This is obtained by taking the verb as third feminine instead of second masculine, and slightly changing the vowels of the noun rendered in Authorised Version sleep. The confusion of the metaphor is thus avoided, and immediately on the mention of the stream of time is suggested the image of the vegetation springing into life at the first touch of rain, and dying in a day—an image so natural to an Oriental. The verb, carries away with its floods is found only here and in Psalms 77:17 (“the clouds poured out water”), but the cognate noun is frequent for a heavy rainfall (Isaiah 4:6, &c.), such as in the East in a few moments causes a flood. This interpretation is partly supported by the LXX. and Vulg.: “Their years shall be nothingness;” and many commentators have felt that the image of the “stream of time” was required here. For the rendering cut down, comp. Job 24:24. Some prefer “fades.” The general force of the figure is the same whether we think of the generations dropping away like withered grass or cut down and dried like hay.
(7) We.—The change to the first person plural shows that the poet was not merely moralising on the brevity of human life, but uttering a dirge over the departed glory of Israel. Instead of proving superior to vicissitude the covenant race had shared it.
Troubled.—Comp. Psalms 48:6. Better here, frightened away.
(8) Our secret sins.—Or, to keep the singular of the original, our secret (character).
The expression, “light of God’s countenance,” usually means “favour.” But here the word rendered light is not the usual one employed in that expression, but rather means a body of light: “the sun (or eye) of Thy countenance.” Comp.:
“Then Seeva opened on the accursed one
His eye of anger.”
SOUTHEY: Curse of Kehama,
(9) Are passed away.—Better, are declining.
A tale.—Rather, a murmur. (See Note, Psalms 1:2.) Probably, from the parallelism with wrath, a moan of sadness. So in Ezekiel 2:10, “a sound of woe.” Since the cognate verb often means “meditate,” some render here thought. Theognis says,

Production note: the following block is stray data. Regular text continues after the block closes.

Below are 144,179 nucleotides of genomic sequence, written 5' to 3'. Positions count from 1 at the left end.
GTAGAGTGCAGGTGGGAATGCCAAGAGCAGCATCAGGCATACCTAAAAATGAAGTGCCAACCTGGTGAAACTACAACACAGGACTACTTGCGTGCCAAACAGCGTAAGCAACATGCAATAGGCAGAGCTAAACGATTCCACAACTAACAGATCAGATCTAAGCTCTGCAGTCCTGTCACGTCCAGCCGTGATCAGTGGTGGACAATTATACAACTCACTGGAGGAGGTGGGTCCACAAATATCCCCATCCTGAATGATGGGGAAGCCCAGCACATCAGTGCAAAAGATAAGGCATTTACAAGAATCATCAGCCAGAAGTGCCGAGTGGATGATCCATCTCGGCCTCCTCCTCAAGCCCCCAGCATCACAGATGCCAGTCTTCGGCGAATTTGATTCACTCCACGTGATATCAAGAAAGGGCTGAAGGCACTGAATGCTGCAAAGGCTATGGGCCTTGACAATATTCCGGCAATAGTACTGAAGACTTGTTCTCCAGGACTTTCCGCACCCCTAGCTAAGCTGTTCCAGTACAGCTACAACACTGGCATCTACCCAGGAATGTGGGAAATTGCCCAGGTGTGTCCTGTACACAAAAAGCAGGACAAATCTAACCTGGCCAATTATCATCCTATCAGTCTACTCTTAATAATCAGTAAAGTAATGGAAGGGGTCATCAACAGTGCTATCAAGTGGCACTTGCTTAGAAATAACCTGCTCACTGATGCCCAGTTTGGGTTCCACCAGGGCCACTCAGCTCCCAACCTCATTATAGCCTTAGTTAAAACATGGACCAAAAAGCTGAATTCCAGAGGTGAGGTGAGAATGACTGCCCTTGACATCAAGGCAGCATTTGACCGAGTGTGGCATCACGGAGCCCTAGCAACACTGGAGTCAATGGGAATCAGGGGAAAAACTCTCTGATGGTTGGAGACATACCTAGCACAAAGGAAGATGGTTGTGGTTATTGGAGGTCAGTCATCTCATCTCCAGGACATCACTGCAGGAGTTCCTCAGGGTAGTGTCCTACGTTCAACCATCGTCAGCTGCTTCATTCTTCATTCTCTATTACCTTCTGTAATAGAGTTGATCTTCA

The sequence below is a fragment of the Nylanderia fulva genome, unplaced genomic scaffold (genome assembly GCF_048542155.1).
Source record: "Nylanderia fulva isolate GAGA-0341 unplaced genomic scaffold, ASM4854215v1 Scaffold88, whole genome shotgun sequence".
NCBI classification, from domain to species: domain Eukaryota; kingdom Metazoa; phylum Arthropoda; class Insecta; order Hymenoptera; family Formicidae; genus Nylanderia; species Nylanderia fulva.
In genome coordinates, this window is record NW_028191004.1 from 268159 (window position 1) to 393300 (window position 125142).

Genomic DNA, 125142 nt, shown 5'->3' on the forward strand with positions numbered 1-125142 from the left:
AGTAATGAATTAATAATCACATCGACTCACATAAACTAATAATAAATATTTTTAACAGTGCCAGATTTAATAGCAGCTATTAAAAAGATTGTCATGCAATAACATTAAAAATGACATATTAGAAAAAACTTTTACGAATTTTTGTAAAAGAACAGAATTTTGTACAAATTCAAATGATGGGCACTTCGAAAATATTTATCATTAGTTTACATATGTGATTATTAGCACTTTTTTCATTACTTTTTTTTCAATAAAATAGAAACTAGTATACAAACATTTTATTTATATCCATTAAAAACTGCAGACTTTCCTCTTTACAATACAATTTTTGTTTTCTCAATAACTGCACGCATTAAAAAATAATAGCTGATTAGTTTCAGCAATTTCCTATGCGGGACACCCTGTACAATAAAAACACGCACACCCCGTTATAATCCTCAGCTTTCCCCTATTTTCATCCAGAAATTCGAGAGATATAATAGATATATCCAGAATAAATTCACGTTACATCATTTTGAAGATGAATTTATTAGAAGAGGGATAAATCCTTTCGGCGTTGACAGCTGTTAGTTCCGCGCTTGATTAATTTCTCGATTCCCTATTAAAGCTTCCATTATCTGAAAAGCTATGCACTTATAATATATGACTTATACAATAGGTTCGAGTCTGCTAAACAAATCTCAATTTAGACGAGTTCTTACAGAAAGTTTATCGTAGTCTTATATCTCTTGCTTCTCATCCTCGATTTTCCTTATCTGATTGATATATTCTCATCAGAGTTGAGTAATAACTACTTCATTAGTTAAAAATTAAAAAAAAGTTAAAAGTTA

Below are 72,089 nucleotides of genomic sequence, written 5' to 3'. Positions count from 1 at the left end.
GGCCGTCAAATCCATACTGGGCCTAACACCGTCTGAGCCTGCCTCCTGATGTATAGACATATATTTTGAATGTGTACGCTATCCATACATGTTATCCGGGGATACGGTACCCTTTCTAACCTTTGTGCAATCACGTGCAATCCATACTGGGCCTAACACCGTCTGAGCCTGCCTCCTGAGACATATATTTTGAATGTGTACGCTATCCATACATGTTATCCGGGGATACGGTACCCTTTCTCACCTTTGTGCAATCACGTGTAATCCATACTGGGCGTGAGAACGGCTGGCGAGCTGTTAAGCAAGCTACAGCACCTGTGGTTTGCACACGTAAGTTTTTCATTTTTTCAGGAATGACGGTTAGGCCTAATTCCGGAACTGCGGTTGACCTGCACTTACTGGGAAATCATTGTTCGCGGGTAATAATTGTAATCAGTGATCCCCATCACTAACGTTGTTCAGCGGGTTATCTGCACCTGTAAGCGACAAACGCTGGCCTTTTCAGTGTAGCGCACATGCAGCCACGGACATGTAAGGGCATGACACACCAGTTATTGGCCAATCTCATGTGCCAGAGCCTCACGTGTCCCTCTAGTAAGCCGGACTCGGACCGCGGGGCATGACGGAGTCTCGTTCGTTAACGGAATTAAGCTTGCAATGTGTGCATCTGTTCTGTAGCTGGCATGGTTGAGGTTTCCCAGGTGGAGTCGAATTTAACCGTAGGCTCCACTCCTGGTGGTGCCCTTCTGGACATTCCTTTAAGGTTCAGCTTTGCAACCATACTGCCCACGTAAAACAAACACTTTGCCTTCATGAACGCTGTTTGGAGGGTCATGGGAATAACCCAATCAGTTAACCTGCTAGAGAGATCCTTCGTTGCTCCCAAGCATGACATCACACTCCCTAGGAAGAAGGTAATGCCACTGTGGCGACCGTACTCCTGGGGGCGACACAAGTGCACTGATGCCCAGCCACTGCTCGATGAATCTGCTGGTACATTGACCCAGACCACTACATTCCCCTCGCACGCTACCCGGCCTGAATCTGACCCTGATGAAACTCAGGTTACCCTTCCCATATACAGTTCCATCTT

“Gallant youth speeds by like a thought.”
(10) Yet is their strength . . .—The LXX. (and so Vulg.) appear to have had a slightly different reading, which gives much better sense: “Yet their additional years are but labour and sorrow.” The old man has no reason to congratulate himself on passing the ordinary limit, of life.
For it is soon cut off.—This seems hardly to give, as it professes to do, a reason for the fact that the prolongation of life beyond its ordinary limit brings trouble and sorrow, and we are compelled to see if the words can convey a different meaning. Literally the clause is, for (or thus) passeth haste, and we fly away (like a bird), which may be rendered, thus there comes a haste that we may fly away; i.e., even though we may have prayed for an extension of life, it brings with it such weariness that we long at last to escape—a fact sufficiently true to experience.
“Yet are these feet, whose strengthless stay is numb,
Unable to support this lump of clay,
Swift winged with desire to get a grave.”
(11) Who knoweth . . .—Better,
Who regardeth Thine anger
And—in a measure due to reverence—Thy wrath?
Who (no doubt with thought of Israel’s enemies) has that just terror of Thy wrath which a truly reverential regard would produce? It is only the persons who have that fearful and bowed apprehension of His Majesty, and that sacred dread of all offence to Him, which is called the “fear of God.” And this is not inconsistent with a child-like trust and love, and a peaceful security (“Of whom, then, shall I be afraid?”). On the other hand, those who scoff against religion often become the victims of wild and base terror.
(12) Number our days.—This verse as it stands literally gives to allot, or in allotting (see Isaiah 65:12), our days, so teach, and we will cause to come the heart wisdom. The last clause, if intelligible at all, must mean “that we may offer a wise heart,” and the natural way to understand the verse is to make God, not man, as in the Authorised Version, the reckoner of the days. “In allotting our days thus make us know (i.e., make us know the power of Thine anger), in order that we may present a wise heart.”
The verse must evidently be taken in close connection. with the preceding, or the point of the petition is lost, and though the ordinary rendering, “Teach us to number our days,” has given birth to a number of sayings which might be quoted in illustration, it is neither in itself very intelligible, nor, except by one instance in later Hebrew, can it be supported as a rendering of the original.
(13) Return.—Better, turn, either from anger (Exodus 32:12), or merely as in Psalms 6:4, “turn to thy servant.”
Plainly we have here the experience of some particular epoch, and a prayer for Israel. From his meditation on the shortness of human existence the poet does not pass to a prayer for a prolonged life for himself, like Hezekiah, but for some intervention in relief of the suffering community of which he forms. part.
How long?—See Note, Psalms 74:9.
Let it repent thee.—Better, have pity on. (See Deuteronomy 32:36.)
(14) Early—i.e., in the morning of new hope and courage after the night of affliction is spent. (See Psalms 46:5.)
(15) A prayer that prosperity may follow, proportionate to the mercy that has been endured.
(17) Beauty.—Or, pleasantness. The Hebrew word, like the Greek χάρις, and our “grace,” seems to combine the ideas of “beauty” and “favour.”
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Ellicott, Charles John. "Commentary on Psalms 90". "Ellicott's Commentary for English Readers". https://studylight.org/
the Fifth Sunday after Epiphany